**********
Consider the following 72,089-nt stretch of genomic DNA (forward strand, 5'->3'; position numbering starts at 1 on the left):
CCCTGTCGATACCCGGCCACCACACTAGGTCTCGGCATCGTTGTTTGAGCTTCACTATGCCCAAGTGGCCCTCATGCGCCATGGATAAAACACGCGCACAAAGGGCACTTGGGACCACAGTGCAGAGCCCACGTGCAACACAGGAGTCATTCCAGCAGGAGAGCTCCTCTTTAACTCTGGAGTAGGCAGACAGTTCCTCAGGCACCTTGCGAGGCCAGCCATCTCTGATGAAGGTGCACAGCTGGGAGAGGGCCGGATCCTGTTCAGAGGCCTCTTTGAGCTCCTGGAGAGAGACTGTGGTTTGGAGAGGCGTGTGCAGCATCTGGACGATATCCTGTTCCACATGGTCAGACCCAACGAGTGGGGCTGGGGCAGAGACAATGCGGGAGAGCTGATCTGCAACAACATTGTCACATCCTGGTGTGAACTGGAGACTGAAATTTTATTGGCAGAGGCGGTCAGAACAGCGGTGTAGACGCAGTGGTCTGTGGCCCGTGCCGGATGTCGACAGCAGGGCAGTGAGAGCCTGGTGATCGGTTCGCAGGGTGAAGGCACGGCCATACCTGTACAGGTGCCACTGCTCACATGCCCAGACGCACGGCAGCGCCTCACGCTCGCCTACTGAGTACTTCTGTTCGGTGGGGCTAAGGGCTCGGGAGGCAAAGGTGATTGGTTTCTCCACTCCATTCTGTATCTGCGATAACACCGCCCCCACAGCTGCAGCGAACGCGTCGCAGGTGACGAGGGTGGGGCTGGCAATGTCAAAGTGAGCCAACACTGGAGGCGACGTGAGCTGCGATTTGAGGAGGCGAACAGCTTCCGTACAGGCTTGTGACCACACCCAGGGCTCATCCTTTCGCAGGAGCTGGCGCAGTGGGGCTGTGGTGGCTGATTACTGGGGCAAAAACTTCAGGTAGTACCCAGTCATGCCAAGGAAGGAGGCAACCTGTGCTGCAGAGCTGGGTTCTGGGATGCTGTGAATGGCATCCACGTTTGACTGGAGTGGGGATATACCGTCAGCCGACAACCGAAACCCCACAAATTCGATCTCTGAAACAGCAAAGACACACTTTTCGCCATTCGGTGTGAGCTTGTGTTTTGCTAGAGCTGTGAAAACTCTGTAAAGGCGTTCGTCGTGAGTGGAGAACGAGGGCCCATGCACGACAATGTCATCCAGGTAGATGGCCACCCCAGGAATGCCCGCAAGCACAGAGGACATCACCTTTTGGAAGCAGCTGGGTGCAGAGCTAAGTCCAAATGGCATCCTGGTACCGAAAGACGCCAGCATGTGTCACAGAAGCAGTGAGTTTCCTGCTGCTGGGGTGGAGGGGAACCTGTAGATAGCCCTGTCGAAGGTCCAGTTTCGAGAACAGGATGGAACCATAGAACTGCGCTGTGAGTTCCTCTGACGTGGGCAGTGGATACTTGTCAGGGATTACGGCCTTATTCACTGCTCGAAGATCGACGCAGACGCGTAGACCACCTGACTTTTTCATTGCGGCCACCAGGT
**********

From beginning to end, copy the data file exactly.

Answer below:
Consider the following 72,089-nt stretch of genomic DNA (forward strand, 5'->3'; position numbering starts at 1 on the left):
CCCTGTCGATACCCGGCCACCACACTAGGTCTCGGCATCGTTGTTTGAGCTTCACTATGCCCAAGTGGCCCTCATGCGCCATGGATAAAACACGCGCACAAAGGGCACTTGGGACCACAGTGCAGAGCCCACGTGCAACACAGGAGTCATTCCAGCAGGAGAGCTCCTCTTTAACTCTGGAGTAGGCAGACAGTTCCTCAGGCACCTTGCGAGGCCAGCCATCTCTGATGAAGGTGCACAGCTGGGAGAGGGCCGGATCCTGTTCAGAGGCCTCTTTGAGCTCCTGGAGAGAGACTGTGGTTTGGAGAGGCGTGTGCAGCATCTGGACGATATCCTGTTCCACATGGTCAGACCCAACGAGTGGGGCTGGGGCAGAGACAATGCGGGAGAGCTGATCTGCAACAACATTGTCACATCCTGGTGTGAACTGGAGACTGAAATTTTATTGGCAGAGGCGGTCAGAACAGCGGTGTAGACGCAGTGGTCTGTGGCCCGTGCCGGATGTCGACAGCAGGGCAGTGAGAGCCTGGTGATCGGTTCGCAGGGTGAAGGCACGGCCATACCTGTACAGGTGCCACTGCTCACATGCCCAGACGCACGGCAGCGCCTCACGCTCGCCTACTGAGTACTTCTGTTCGGTGGGGCTAAGGGCTCGGGAGGCAAAGGTGATTGGTTTCTCCACTCCATTCTGTATCTGCGATAACACCGCCCCCACAGCTGCAGCGAACGCGTCGCAGGTGACGAGGGTGGGGCTGGCAATGTCAAAGTGAGCCAACACTGGAGGCGACGTGAGCTGCGATTTGAGGAGGCGAACAGCTTCCGTACAGGCTTGTGACCACACCCAGGGCTCATCCTTTCGCAGGAGCTGGCGCAGTGGGGCTGTGGTGGCTGATTACTGGGGCAAAAACTTCAGGTAGTACCCAGTCATGCCAAGGAAGGAGGCAACCTGTGCTGCAGAGCTGGGTTCTGGGATGCTGTGAATGGCATCCACGTTTGACTGGAGTGGGGATATACCGTCAGCCGACAACCGAAACCCCACAAATTCGATCTCTGAAACAGCAAAGACACACTTTTCGCCATTCGGTGTGAGCTTGTGTTTTGCTAGAGCTGTGAAAACTCTGTAAAGGCGTTCGTCGTGAGTGGAGAACGAGGGCCCATGCACGACAATGTCATCCAGGTAGATGGCCACCCCAGGAATGCCCGCAAGCACAGAGGACATCACCTTTTGGAAGCAGCTGGGTGCAGAGCTAAGTCCAAATGGCATCCTGGTACCGAAAGACGCCAGCATGTGTCACAGAAGCAGTGAGTTTCCTGCTGCTGGGGTGGAGGGGAACCTGTAGATAGCCCTGTCGAAGGTCCAGTTTCGAGAACAGGATGGAACCATAGAACTGCGCTGTGAGTTCCTCTGACGTGGGCAGTGGATACTTGTCAGGGATTACGGCCTTATTCACTGCTCGAAGATCGACGCAGACGCGTAGACCACCTGACTTTTTCATTGCGGCCACCAGGT